30 December 2007

Where I Come From

These are my people. This is where I come from. Sometimes it's good to remember where you come from, even if you never lived there, even if it's only where your mother grew up. Roots, deep, buried. So deep, sometimes we forget them. Even if you know you'll never live there, if you don't fit in there, if it's different than your memories have painted it. It's good to hear the accents, the drawl that can turn "bill" into a three-syllable word. Bi-iieee-uulll. The rocky landscape and the mountain springs, the smell of barbeque, the taste of country ham and biscuits, sorghum syrup, tomato aspic and green beans cooked all day long with a bit of fatback.

With all the wonderful gifts this year, the fancy phone, the camera lenses, backup hard drives, more books than I could dream of (yes, I was truly spoiled), it was a little teacup wrapped in tissue paper that brought tears to my eyes. The gift of my Grandmother's china set, bequethed from my aunt, the antique cream soup bowls with their delicate double handles that speak of responsibility and roots. I promise I'll give them the care they deserve.

We fed the horses and the burrow, played with the dogs and were entertained by a four-year-old on the trombone. We drove through towns with names like Lebanon, Smyrna, and Carthage, New World versions of Old World titles. I told my cousins about how I went to the original Smyrna, Ismir, in southern Turkey; they looked at me like I was crazy. We ate caramel cake and fought over the Sunday crossword puzzle while sitting by the fireplace. It's good for a city girl to get her boots muddy sometimes. I hope your holidays were as enriching, belly-filling, and relaxing as ours. We're looking forward to the new year!

Grapefruit, Avocado, Pomegranate Salad
Every year my uncle sends us a whole crate of Texas pink grapefruit and so begins our annual quest to use all 18 of them before they go bad. The one thing they are destined for is this salad with avocado and pomegranate seeds that my Grandmother always made around the holidays. In our family it's simply thought of as "the Christmas salad."

1 large pink grapefruit
1 large ripe avocado, peeled and sliced
mache or butter lettuce, about 6 cups
1 cup pomegranate seeds
3 tablespoons champagne vinegar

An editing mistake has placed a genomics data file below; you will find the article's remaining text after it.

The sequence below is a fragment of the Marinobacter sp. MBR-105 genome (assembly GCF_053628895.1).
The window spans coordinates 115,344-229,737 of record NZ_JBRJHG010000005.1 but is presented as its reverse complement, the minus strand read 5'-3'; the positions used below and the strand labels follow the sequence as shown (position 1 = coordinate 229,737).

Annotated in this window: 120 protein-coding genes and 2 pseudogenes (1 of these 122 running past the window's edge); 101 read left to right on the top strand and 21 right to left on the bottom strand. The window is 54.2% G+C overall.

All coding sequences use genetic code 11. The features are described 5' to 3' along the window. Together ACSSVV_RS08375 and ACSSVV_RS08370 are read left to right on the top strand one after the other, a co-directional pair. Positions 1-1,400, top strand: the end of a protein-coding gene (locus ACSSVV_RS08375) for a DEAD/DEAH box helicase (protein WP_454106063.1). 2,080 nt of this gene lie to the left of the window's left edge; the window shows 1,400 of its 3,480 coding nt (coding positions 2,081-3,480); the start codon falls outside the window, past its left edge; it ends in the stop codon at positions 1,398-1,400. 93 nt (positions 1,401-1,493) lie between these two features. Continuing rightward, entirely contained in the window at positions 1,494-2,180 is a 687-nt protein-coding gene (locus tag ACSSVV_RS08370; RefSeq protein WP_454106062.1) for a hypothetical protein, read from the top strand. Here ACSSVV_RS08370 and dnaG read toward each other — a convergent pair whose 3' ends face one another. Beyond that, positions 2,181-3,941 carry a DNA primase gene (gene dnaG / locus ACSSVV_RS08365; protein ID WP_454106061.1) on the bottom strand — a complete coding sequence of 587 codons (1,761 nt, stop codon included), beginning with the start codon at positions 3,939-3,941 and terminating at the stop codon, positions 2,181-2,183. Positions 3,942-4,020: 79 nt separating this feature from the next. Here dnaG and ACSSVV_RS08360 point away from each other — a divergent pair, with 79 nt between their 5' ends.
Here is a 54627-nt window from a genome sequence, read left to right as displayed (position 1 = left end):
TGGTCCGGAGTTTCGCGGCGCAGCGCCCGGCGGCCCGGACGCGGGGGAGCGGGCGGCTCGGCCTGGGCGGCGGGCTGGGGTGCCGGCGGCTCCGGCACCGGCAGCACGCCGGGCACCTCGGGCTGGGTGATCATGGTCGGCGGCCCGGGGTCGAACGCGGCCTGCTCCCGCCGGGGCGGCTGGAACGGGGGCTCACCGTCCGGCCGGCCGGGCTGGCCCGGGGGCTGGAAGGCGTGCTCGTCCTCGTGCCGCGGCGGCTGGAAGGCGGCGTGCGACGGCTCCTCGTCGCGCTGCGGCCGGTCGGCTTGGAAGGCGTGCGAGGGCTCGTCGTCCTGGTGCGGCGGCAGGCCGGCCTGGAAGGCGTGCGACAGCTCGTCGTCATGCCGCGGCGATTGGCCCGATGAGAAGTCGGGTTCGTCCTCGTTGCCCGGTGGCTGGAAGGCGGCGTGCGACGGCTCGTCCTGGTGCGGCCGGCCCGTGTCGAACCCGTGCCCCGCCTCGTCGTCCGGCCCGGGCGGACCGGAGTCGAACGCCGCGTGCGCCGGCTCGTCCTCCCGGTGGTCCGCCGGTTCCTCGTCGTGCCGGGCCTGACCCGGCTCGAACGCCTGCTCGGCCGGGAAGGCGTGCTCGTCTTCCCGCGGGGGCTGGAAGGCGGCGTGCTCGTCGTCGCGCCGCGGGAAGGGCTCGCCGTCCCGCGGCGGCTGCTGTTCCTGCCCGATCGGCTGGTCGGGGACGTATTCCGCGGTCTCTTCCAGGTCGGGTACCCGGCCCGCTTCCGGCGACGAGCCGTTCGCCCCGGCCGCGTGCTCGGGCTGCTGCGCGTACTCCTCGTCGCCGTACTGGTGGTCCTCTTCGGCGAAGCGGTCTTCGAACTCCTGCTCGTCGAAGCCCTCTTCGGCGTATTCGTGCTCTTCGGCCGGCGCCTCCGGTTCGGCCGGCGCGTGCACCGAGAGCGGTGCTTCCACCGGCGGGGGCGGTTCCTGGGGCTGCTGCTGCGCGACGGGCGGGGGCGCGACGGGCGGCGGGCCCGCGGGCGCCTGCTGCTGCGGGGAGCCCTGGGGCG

3 tablespoons olive oil
pinch salt

1. Section the grapefruit: Cut off the peel from the top and bottom of the grapefruit. Working from top to bottom, remove the peel and pith in strips, so that the grapefruit flesh in completely exposed. Discard peel and any white pith. Working over a bowl, use your knife to cut between the white membrane so that the grapefruit flesh is released into the bowl in sections. Squeeze juice from remaining flesh and discard.
2. Get another large bowl and whisk together the vinegar, oil, and salt in the bottom. Toss the lettuces in the bowl to coat. Divide lettuces among four serving plates or leave in the bowl. Arrange grapefruit sections and avocado over lettuces. Sprinkle pomegranate seeds over salad. Serve immediately.


charlotte s said...

beautiful post! its so interesting to see where one feels at "home".... my roots are also scattered in different continents, and it always surprises me to see what makes me feel at home in each- the language, the weather, where my parents live, where my grandparents and aunts live, where my name is affixed above potatoes, where the food is that of my earliest memories..... i wish you would do a post about your journeys. enjoy your holidays :)

Quinne said...

Hi Mercedes :) What a lovely post! I am quite familiar with the grounds you stomped over Christmas :) It's so beautiful and charming and not too far from where I am here. Thanks for sharing the pics and story - so glad that you had a nice holiday.
Thanks, too, for your grandmother's Christmas Salad recipe. I am adding it to my file for next year. It's so pretty on the plate! Love, Q

. said...

My mom grew up in Chattanooga and then spent the academic year of '66/'67 in Beirut. My family background is a mix of the South, New Jersey, California, New York City, Montreal, Munich, and Israel, with the Midwest, Norway, Sweden, France, the Czech Republic, and Poland receding into the past. Our recipes are picked up from everywhere, but the best are the ones connected to certain people and certain stories.

Anonymous said...

Such a nice story Mercedes! Happy holidays to you too. And that's the tiniest horse ever! Is it a mini?

Anonymous said...

Murfreesboro? When I'm in the States I drive through there at least eight times a year or so. Between GA and IN.

David T. Macknet said...

Hah! I was born in Murfreesboro! I've only the haziest memory of it - we left when I was two - but it's given me quite a chuckle to see it here, of all places!

And what's happened to your blog feed - I've got like 20 posts which all came in today! Hmm... at least they're here now!

Anonymous said...

i've been following your blog for a few years now. i found this post when i decided to search back in your archive, to found out just how long. so i was glad to find that you're from central TN, because i graduated high school in huntsville, alabama (100 miles away), back before you were born. sorta vaguely like neighbors.